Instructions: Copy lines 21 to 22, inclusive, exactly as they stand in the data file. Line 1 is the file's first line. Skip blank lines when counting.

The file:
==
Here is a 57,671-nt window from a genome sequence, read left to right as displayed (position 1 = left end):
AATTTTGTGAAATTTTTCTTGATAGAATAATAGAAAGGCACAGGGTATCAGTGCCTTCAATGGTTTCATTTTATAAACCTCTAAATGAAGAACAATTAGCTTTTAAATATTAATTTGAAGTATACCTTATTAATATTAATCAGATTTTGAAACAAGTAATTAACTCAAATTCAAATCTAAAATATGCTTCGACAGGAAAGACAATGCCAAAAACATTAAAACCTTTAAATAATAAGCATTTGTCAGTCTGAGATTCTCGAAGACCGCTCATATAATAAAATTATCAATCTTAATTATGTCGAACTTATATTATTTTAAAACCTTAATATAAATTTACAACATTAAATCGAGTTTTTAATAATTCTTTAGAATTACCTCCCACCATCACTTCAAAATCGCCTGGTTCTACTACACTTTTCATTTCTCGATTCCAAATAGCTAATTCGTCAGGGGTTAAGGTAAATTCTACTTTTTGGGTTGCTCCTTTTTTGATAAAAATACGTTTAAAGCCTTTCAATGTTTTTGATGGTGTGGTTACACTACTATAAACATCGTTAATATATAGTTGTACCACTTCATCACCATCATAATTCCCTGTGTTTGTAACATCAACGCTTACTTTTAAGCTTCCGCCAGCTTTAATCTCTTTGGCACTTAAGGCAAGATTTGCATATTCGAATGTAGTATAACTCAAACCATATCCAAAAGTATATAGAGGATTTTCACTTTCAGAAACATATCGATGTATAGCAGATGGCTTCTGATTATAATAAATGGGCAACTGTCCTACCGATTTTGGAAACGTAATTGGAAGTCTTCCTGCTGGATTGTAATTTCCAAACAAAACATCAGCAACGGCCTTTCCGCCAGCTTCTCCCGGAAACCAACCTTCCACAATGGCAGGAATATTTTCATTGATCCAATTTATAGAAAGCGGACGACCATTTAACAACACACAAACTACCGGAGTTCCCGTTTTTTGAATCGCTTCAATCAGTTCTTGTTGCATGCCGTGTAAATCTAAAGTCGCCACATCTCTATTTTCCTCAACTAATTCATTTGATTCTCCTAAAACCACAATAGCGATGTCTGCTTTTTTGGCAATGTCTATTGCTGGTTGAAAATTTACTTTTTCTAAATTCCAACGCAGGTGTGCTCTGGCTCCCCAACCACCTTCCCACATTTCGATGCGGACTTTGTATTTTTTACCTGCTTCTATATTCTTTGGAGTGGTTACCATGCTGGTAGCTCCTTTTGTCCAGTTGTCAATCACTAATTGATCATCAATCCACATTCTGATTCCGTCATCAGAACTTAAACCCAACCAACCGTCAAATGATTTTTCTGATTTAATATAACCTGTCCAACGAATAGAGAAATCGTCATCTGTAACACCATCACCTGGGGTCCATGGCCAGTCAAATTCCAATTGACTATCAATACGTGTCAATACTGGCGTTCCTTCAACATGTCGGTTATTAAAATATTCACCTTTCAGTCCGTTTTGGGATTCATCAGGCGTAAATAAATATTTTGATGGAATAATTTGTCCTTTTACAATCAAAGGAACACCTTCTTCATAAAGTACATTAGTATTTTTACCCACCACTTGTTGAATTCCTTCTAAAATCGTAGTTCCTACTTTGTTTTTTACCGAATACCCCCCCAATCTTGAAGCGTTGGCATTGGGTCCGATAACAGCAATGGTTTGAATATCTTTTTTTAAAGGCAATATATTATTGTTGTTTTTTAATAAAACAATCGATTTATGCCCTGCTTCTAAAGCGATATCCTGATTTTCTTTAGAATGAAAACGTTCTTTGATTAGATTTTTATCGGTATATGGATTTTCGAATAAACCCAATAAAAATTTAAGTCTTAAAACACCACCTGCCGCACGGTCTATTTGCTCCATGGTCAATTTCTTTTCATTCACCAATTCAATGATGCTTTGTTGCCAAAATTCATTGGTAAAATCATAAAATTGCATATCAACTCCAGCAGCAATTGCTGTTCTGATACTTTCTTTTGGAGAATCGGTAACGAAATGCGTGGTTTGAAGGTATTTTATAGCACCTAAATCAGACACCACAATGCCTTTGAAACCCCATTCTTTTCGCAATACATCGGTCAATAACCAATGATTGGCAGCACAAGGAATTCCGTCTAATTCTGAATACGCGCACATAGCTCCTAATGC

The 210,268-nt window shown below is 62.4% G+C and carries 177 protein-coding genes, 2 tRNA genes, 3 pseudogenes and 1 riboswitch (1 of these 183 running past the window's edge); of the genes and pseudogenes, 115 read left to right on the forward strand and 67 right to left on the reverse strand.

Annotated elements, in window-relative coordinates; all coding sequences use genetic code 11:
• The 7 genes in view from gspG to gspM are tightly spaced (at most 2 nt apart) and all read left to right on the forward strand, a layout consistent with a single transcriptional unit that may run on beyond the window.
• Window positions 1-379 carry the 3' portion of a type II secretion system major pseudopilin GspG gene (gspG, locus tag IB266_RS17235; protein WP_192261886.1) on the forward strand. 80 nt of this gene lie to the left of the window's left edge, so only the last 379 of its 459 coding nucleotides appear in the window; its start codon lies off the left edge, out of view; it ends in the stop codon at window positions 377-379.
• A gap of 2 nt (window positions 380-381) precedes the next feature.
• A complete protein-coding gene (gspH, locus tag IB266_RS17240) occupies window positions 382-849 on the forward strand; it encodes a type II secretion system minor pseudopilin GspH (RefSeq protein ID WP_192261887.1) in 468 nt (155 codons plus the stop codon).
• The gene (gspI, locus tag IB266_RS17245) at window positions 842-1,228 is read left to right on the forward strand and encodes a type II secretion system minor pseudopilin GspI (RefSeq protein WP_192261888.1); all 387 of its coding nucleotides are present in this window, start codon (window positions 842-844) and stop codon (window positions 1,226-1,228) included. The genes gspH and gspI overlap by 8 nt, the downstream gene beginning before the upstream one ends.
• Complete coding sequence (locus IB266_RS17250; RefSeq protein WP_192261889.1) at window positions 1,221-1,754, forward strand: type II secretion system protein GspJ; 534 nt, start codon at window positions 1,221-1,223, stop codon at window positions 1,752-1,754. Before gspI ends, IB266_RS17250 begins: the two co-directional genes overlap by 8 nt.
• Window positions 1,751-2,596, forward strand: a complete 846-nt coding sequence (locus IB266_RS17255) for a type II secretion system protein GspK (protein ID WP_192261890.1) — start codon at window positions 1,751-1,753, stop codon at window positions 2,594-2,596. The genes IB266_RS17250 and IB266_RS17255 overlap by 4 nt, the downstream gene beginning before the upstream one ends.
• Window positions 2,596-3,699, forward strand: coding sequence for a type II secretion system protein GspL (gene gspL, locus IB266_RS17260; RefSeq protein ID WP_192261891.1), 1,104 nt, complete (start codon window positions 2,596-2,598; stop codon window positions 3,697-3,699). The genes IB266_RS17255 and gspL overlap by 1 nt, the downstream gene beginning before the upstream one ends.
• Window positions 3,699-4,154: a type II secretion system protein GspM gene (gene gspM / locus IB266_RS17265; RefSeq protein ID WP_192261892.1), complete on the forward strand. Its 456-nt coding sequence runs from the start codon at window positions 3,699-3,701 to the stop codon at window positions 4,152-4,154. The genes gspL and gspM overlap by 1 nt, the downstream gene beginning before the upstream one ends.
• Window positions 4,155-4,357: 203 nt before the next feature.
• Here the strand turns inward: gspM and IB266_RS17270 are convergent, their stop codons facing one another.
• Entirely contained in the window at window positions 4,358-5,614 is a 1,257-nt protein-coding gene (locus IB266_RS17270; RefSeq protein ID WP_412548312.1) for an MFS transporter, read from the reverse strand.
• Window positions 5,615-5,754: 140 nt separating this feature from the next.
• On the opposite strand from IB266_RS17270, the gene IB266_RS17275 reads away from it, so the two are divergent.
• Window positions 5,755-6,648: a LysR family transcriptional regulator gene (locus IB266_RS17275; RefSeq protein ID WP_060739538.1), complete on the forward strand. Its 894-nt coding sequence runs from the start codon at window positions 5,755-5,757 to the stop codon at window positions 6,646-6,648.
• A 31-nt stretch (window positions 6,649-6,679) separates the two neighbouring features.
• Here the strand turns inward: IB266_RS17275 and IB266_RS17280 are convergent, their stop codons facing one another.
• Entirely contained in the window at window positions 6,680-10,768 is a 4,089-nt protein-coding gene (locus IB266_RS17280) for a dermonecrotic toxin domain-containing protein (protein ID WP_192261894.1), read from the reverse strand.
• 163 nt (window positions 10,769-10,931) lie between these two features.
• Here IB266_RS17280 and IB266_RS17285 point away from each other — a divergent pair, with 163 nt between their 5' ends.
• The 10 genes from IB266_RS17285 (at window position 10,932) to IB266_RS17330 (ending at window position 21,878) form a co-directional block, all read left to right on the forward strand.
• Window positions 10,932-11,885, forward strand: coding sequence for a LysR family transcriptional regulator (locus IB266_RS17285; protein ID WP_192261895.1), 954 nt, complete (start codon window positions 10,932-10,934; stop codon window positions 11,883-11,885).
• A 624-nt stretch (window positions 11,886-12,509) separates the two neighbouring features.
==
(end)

• Here the strand turns inward: IB266_RS17275 and IB266_RS17280 are convergent, their stop codons facing one another.
• Entirely contained in the window at window positions 6,680-10,768 is a 4,089-nt protein-coding gene (locus IB266_RS17280) for a dermonecrotic toxin domain-containing protein (protein ID WP_192261894.1), read from the reverse strand.